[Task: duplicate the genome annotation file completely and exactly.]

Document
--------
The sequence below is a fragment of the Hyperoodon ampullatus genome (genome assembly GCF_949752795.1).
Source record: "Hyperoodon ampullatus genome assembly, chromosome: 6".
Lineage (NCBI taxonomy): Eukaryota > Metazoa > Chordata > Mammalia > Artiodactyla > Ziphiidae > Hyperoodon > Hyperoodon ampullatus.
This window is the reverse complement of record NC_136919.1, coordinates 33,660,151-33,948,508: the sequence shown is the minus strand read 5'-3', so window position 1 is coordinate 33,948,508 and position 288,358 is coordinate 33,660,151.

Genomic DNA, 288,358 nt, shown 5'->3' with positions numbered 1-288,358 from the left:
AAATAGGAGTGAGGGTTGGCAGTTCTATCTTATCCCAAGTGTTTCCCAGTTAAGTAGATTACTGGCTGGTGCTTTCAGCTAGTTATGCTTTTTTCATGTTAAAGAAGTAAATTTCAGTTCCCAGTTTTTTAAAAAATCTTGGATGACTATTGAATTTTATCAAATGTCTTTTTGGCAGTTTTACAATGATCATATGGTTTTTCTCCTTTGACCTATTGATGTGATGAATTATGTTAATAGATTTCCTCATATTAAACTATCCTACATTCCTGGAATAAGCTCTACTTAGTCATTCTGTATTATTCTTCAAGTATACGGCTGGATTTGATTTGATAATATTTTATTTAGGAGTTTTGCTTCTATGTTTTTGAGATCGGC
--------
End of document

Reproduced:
The sequence below is a fragment of the Hyperoodon ampullatus genome (genome assembly GCF_949752795.1).
Source record: "Hyperoodon ampullatus genome assembly, chromosome: 6".
Lineage (NCBI taxonomy): Eukaryota > Metazoa > Chordata > Mammalia > Artiodactyla > Ziphiidae > Hyperoodon > Hyperoodon ampullatus.
This window is the reverse complement of record NC_136919.1, coordinates 33,660,151-33,948,508: the sequence shown is the minus strand read 5'-3', so window position 1 is coordinate 33,948,508 and position 288,358 is coordinate 33,660,151.

Genomic DNA, 288,358 nt, shown 5'->3' with positions numbered 1-288,358 from the left:
AAATAGGAGTGAGGGTTGGCAGTTCTATCTTATCCCAAGTGTTTCCCAGTTAAGTAGATTACTGGCTGGTGCTTTCAGCTAGTTATGCTTTTTTCATGTTAAAGAAGTAAATTTCAGTTCCCAGTTTTTTAAAAAATCTTGGATGACTATTGAATTTTATCAAATGTCTTTTTGGCAGTTTTACAATGATCATATGGTTTTTCTCCTTTGACCTATTGATGTGATGAATTATGTTAATAGATTTCCTCATATTAAACTATCCTACATTCCTGGAATAAGCTCTACTTAGTCATTCTGTATTATTCTTCAAGTATACGGCTGGATTTGATTTGATAATATTTTATTTAGGAGTTTTGCTTCTATGTTTTTGAGATCGGC